Didn’t really find anything. I found a couple of people complaining about leaking, and others having no issues at all. I deduce from the number of posts I found where people are warning about gurgling after half empty (and saying that just topping off fixes it), that this is a common problem.

I saw multiple comments saying that the juice level dropping below a certain point breaks the vacuum in the tank and causes the gurgling (I also experienced what I would call flooding). I know a little bit about fluid dynamics, and while it sounds good in theory, I’m not convinced that this is the problem. See the fact that there is a hole running through the bottom of the atomizer head into the unsealed battery connection kind of precludes a true vacuum from being present, it’s more of a surface tension effect at that point (but that’s kind of nitpicking). Still, with the viscosity of the juice, and the wick sitting across the top of the hole, and the size of the hole, it should work.

So I disassembled one.

click to enlarge

click to enlarge

I was sure that either the wick or the press fit between the base and the chimney was the culprit.

When I pulled the chimney off, I thought I had found the culprit. The “flavor wicks” that are set on top of the wick with the coil on it in these things are tiny! It was like two little strands of wick, not even an entire wick.

So I looked in my box of parts, and decided to replace the flavor wicks with a single piece of 2.5mm silica (I wanted to use 2mm, but I didn’t have any).

I trimmed the wick to fit, rinsed the whole thing off, filled the EVOD, and put everything back together.

Holy hell the vapor production improved ten fold! Well ok, that certainly had an effect, but did it fix the leak? It took me a while to get low enough in the tank to find out (if I had some 0mg nicotine juice I could have got there much quicker, but all I have is 24mg and 12mg at the moment). I got a hint of a gurgle, and then a mouth full of juice. Took the head off, and now there is like 3/4 of a ml of juice sitting on top of the battery.

Well it did much improve the juice intake.

So I took it all apart again. This time I paid very close attention to the press fit of the chimney and the base. It was pretty dry. I was thinking about the silicone cap and why it would be there. At first I thought it was there to seal the press fit, but looking at the press fit and how hard it is to pull the chimney off I don’t think that is it’s sole purpose. I think it is to seal the connection between the chimney and the stem inside the EVOD as well.

So I took a pair of tweezers and stuffed the cap on the stem inside the EVOD (it was essentially sitting upside down in relation to how it sits on the stem.

The ‘cup’ portion of the cap had to stretch a little bit to fit over the stem. Hmm. I wonder if the cap is just not thick enough to seal the gap between the bottom of the stem and the top of the atomizer head?

click to enlarge

click to enlarge

So I flipped it over on the head. It looks like this:

click to enlarge

click to enlarge

It doesn’t cover the press fit between the atomizer head and the base like this, but I have a back up plan if this doesn’t work.

I filled the EVOD up and installed the head with the silicone cap upside down, being careful to seat the cap over the stem in the top of the EVOD before screwing it down all the way.

I went through an entire tank, down to where I could taste the wick drying out from lack of juice. No leak. It did gurgle a little bit, but I’m pretty sure that is because I let too much condensation build up inside the tip (I was vaping with my mouth only and just immediately blowing it out as fast as I could because I wanted to get it down to where it should gurgle and flood.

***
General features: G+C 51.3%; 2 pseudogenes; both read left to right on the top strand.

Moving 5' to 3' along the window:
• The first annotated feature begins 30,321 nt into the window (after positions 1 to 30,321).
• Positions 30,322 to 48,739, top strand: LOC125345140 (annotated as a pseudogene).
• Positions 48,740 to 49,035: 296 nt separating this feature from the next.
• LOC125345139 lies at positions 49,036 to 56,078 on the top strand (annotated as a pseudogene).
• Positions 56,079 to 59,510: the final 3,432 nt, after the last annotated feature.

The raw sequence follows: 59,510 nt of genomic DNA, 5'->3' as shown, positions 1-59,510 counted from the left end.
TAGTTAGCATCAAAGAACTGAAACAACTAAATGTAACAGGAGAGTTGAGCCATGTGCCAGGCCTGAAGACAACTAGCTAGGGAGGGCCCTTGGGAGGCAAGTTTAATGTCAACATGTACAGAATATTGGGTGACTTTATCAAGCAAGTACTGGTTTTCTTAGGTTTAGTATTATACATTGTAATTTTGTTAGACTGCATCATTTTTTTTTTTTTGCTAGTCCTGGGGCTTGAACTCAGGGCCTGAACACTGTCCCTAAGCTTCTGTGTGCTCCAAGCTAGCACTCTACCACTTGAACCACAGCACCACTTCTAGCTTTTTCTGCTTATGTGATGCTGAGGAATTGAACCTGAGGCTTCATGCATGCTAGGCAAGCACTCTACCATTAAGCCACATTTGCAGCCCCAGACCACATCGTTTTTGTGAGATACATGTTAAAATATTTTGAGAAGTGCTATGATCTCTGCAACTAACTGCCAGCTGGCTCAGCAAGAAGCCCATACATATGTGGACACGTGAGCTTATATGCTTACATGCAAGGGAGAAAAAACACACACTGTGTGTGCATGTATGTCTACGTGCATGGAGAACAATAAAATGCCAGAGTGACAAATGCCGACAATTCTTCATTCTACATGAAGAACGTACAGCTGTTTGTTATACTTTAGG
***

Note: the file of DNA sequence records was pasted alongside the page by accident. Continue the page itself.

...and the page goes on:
NOTE: I used the head that I had replaced the flavor wick with 2.5mm silica for these tests. That may have an impact on the results. I plan to do this with all my EVOD heads as the increased vapor production is great, but I will test it on the next one without doing so first. If that changes the results, I will note that here.

So why does this work?

My theory is that the silicone cap isn’t there to cover the press fit at all (the press fit is tight enough that it’s not going to leak from there). It is there to seal the gap between the chimney and the stem on the inside of the EVOD.

As I mentioned earlier, these things are mass produced in China, and due to the fairly intricate nature of the design and the small size, it is reasonable to assume that the stem on the inside of the top of the EVOD is machined a bit shorter than it should be to ensure a good fit with a bit of ‘wiggle room’ so to speak) for variance in manufacturing tolerance between it and the heads/bases.

Just flipping the silicone cap worked for one of my EVODs, but did not work for the other (apparently the stem is just a hair too short on that one. Time to try out plan B from my earlier experiment. You are going to need an extra silicone cap for this. I took one from a spare head, but I will start saving the reusable parts from heads in the future:

click to enlarge

click to enlarge

Now take that second cap and put it on the head upside down. It’ll look something like this:

click to enlarge

click to enlarge

Time to fill her up and try it again.

I was able to get the base screwed down almost all the way (don’t force it or you risk breaking the top of the EVOD). Mine had just a hairsbreadth of a gap between the base and the top piece, plenty of room for the silicone o-ring inside the base to seal it up nice and tight.

Worked perfectly. No gurgles, no flooding (this time I wiped down the tip with a napkin when the condensation got built up), no leaking.

This is an easy fix; Kanger needs to make the top of this silicon cap just a hair thicker. Or maybe make the ‘cup’ part double sided. Either should work and is a really cheap solution to this occasional problem.

If I could not have gotten this fixed, I would never buy another EVOD, and this post would have been a review of the EVOD telling people not to waste their money.

As it stands, I’m ok with it. The EVOD works fantastically after this simple modification, and even better with the larger flavor wick.